She, the Ultimate Weapon
A region 2 DVD review by CNash
 

Recently we've seen many animé focused on a theme of innocent-looking young girls who are also (somehow) vicious killing machines. Gunslinger Girl, Burst Angel, Battle Vixens and Tenjho Tenge all follow this same theme. On a conceptual level, She, The Ultimate Weapon (released 15th May by Manga Entertainment) most closely resembles Gunslinger Girl. On the one hand, you've got a sweet, romantic story about a shy girl falling in love with a hesitant young man. On the other, you have the realisation that this shy, petite girl can be ordered to destroy whole cities, and will do so without hesitation and with startling complacency. Our main female protagonist – and titular Ultimate Weapon – Chise believes that she's being punished for some unknown wrongdoing, and accepts that she is an Ultimate Weapon. It's left to her boyfriend Shuji – as the only one who knows her secret – to offer love and support to her, as with each action she takes, she becomes more machine and less human.

The backdrop to She is one of unease. It is set in the near future, in a world where both the internet and cellphones have been banned, and the threat of war from an unrevealed enemy looms over Japan. Nonetheless, the lives of the people go on as normal, with just the occasional rumbling of an F16 fighter jet overhead. In the midst of all this are Shuji and Chise, high-school students who've decided to fall in love with each other. Shuji is calm and often seems aloof, but isn't beyond emotional outbursts; Chise is very shy, apologises a lot, and is rather slow and clumsy. She asks Shuji to be her boyfriend, but it's more of a test to see whether she can do it than anything she's thought over.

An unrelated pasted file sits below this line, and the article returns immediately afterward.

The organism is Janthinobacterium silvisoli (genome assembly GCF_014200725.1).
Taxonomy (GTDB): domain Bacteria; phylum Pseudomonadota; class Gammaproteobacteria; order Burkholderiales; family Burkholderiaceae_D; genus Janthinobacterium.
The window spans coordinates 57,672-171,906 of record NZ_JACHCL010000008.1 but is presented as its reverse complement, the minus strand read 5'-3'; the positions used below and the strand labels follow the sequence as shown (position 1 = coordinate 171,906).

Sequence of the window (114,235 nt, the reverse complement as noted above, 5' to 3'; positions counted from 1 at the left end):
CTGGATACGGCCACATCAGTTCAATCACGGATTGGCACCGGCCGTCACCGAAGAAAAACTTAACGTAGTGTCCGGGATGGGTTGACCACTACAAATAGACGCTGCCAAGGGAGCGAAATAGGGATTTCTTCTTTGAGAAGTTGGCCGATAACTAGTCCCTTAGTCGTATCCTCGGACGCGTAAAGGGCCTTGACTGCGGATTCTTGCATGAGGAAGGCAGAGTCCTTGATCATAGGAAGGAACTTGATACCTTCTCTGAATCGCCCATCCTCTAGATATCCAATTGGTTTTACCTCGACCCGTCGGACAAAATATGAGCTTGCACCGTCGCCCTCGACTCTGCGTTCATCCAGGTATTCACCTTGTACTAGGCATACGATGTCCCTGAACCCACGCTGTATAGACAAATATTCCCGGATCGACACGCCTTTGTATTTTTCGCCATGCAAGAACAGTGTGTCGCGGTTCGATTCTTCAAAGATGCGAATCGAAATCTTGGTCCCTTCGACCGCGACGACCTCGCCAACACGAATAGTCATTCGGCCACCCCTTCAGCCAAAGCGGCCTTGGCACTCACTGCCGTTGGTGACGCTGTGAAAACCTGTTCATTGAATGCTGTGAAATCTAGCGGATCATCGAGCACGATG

When a surprise air-raid strikes their home, killing thousands, Shuji is shocked to find Chise in the midst of the warzone, with angelic wings and futuristic weaponry grafted to her body. Again, this evokes themes common to Gunslinger Girl; how could anyone do this to such a young and innocent girl, against her will? Shuji is understandably concerned – will their relationship survive Chise regularly being called out to war? And just how much of her humanity is Chise prepared to lose?

All these questions, and so few of their answers, are posed in Volume 1 of this thirteen-episode animé series (based on a manga by Shin Takahashi). Four episodes are contained in this volume; in them, we see Shuji and Chise's relationship begin, witness Chise's gradual transformation into a weapon of war, and along the way see how Shuji's past girlfriend Fuyumi causes him to have second thoughts – he asks himself whether he'd prefer a simple, easy-going relationship with a "normal" girl, and begins to wonder whether he's really in love with Chise. Finally, Chise realises that she can control her new "powers", and decides that she'll protect everyone in the world from harm – but soon discovers that it's never that simple.

She never forgets its perspective – it's a love story, pure and simple. No details of Chise's modifications are given to the viewer – Chise explains "A lot of important-looking people explained it to me, but they used such big words!". The viewer doesn't need to be told the technical details of what's been done to her, as that's not the focus of the series. It purposefully avoids showing overblown action scenes of Chise attacking the enemy, content to have her allies congratulate her after the fact. Instead, what we see are the harsh realities of Chise's condition, both from her perspective and from Shuji's, and how it turns a budding, tender relationship into an unpredictable situation.